Sunday, 27 December 2009

Winter Madness: Part Three

Franco and I were very happy with our climbing in the Lakes, so much so we threw caution to the wind and went to try the 'seldom in condition', Cold Climbs classic, Chock Gully V,5.
There was a lot of snow about, the walk in was much harder than on previous days with drift and powder.
We arrived at the base of the Gully. It was full of powder, avalanches of powder cutting rivers of snow through the snow already in place. Franco started up the gully.
An hour or so later, i could see him. White with powder as he finally managed to swim his way up the constantly replenishing 8ft powder drifts. He then shouted down to 'pay attention' as he was on rotton ice below the Chock. He managed it and set up his belay sheltered from the constant powder avalanches.
I followed up and found it thoroughly unpleasant, though, quite fun! However, Franco insisted that i had a crack at the Chock pitch, which i was not sure about!
I found a crunched up rest under the chock and placed a nut and clipped a peg. I stuck my head out and got nailed by an avalanche of powder. It was cold.
Franco then said, 'It's Clear!' so i leaned out and slammed an axe into the crack, torqued and then thrashed around trying to get some purchase in the powder above.
I was gripped, worried that i would fall awkwardly and i was fighting a loosing battle pulling into the steep powder. I saw grass, and slammed my axe into it. Bomber. I swung from the left of the chock to the right gully wall and hauled my way into the unstable snow. I dug and dug and dug, intent on finding gear so i wouldn't end up below that hideous chockstone! I found a new, though slightly poor peg! I shouted in delight!
What followed was a carbon copy of the first pitch. The Cold Climbs story by Birkett, said 'easy snow slopes' leads from the Chock. The 8ft powder made this, somewhat untrue! Swimming, bridging and awful ice steps led up to a narrowing and a mixed step up and left. Scared i placed a hex, which when i pulled on to the step, fell out. My heart raced as if i fell i would end up below the chock, or as a chock myself!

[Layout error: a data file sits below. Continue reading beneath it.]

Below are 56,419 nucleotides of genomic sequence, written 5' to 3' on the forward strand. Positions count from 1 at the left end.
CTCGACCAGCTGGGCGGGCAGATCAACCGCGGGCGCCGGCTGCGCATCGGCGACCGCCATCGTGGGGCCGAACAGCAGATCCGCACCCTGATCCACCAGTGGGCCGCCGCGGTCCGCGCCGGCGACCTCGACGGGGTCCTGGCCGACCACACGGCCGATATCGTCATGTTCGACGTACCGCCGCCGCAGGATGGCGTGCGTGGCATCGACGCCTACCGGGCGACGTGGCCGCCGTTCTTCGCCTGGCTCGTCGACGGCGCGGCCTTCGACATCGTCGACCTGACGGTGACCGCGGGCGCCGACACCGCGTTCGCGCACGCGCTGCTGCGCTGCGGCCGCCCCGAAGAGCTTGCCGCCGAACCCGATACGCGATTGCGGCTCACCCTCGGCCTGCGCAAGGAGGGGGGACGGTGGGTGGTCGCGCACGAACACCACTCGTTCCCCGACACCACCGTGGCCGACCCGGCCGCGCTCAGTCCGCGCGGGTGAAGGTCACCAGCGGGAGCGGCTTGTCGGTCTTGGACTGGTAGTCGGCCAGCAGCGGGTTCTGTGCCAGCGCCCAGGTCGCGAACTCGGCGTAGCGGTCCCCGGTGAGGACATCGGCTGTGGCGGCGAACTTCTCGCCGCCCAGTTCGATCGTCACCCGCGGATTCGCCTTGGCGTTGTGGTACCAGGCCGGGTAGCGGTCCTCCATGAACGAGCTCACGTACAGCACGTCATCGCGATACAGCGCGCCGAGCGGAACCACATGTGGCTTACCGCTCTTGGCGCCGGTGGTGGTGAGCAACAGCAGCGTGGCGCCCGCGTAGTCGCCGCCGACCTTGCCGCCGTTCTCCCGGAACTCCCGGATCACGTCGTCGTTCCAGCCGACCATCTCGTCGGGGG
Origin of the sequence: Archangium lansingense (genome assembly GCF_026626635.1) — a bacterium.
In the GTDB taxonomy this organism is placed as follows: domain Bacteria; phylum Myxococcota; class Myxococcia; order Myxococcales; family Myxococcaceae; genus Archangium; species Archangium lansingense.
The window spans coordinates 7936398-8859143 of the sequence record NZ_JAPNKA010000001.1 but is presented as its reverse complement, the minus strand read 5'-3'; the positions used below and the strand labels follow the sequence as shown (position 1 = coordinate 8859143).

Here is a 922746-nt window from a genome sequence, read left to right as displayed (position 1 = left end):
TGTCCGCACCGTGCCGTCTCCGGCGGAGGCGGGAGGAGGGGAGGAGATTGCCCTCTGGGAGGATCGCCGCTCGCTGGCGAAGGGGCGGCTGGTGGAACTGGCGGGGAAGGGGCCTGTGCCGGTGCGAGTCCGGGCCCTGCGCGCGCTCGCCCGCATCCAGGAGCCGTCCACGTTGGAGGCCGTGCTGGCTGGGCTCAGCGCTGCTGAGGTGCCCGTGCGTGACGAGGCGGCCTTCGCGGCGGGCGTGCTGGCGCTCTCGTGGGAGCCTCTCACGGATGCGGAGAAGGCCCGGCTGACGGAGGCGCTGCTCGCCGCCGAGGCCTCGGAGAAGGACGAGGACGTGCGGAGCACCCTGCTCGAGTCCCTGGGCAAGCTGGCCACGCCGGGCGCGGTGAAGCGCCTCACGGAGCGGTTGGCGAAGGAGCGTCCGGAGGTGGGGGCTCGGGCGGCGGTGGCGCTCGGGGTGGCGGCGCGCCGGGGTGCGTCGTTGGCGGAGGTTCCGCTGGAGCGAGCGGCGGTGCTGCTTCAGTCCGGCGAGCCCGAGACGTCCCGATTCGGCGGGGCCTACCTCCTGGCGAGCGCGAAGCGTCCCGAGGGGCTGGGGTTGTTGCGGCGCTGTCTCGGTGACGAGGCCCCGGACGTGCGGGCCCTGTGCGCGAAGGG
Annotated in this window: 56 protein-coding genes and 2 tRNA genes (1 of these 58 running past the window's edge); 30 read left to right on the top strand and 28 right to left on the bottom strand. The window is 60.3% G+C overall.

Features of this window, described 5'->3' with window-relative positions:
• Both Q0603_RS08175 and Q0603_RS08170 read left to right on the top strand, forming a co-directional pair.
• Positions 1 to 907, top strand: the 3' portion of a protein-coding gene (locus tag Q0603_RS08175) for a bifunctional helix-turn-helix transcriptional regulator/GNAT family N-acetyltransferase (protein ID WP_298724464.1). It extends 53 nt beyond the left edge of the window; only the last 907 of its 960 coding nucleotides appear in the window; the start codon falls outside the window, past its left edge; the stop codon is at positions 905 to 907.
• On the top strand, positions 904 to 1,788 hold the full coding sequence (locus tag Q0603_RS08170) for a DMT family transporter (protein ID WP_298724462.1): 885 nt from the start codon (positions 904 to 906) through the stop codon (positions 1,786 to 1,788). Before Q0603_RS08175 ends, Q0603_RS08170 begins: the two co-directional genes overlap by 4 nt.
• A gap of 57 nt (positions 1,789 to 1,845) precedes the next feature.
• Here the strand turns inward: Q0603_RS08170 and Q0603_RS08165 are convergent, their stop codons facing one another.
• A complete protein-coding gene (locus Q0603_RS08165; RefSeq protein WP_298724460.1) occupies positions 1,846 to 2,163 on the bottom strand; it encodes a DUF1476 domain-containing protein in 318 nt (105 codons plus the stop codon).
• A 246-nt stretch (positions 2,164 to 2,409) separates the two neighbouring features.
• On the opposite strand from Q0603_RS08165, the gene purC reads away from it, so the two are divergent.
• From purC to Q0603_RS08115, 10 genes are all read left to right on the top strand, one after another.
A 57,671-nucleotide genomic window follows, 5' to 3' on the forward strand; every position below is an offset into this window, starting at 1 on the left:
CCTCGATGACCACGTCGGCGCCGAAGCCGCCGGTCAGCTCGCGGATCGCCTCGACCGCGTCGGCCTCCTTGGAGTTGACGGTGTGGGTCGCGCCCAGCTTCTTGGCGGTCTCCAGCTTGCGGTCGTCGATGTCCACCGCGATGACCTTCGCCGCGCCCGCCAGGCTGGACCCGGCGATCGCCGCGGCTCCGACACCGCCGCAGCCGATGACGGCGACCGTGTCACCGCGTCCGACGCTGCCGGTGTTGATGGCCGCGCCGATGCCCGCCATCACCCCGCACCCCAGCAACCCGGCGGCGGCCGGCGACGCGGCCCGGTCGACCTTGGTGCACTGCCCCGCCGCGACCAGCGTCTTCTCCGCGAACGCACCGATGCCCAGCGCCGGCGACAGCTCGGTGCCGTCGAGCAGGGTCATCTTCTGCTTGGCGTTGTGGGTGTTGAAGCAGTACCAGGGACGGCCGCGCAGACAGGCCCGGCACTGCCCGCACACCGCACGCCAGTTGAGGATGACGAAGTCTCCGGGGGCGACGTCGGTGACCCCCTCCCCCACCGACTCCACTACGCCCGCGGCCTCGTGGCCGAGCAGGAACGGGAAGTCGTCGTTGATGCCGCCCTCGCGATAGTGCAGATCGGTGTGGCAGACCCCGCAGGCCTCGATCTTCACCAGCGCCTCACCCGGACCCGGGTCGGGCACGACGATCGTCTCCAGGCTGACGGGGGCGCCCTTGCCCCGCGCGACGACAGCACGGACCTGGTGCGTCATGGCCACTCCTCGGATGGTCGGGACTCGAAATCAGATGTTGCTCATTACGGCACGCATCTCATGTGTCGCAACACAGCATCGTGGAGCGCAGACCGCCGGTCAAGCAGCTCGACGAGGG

I couldn't go on any futher and managed to find a few cracks, so i set up a rather poor belay. I couldn't help laughing as i began to force my limited gear into any conceivable gap.
Franco managed to second the pitch and then lead past my cramped stance. I was extremely happy when he began to pull in the slack up to the top pitch.
An immense route, which was truly brilliant, even if it was in 'poor nick' in so much as there was too much snow!
We swam back down to Grisedale Tarn in the powder drifts, absolutely knackered but we knew we had done an absolutely amazing climb!
More tired, wine related bollocks.

Winter Madness. Part Deux.

After our 'FA', I had the feeling Franco was rather uninspired with grade III gullys and ridges. I also fully enjoyed the technical outing the day previous.
Luke Hunt had arrived that evening and declared the conditions 'prime mixed conditions!'. He then said, that Bowfell Buttress was high on his list and fancied a trip to langdale.
I was sceptical, knowing that Bowfell was a mixed climb at V,6 but quite sustained really with pitches of IV and V. I was slightly worried to say the least, not just because of the events on the Ben but also because i didn't feel i was good enough to get on such a classic route. Franco said, in his usual confident manner or 'ultra-psyche' that he was up for it and that i was good enough.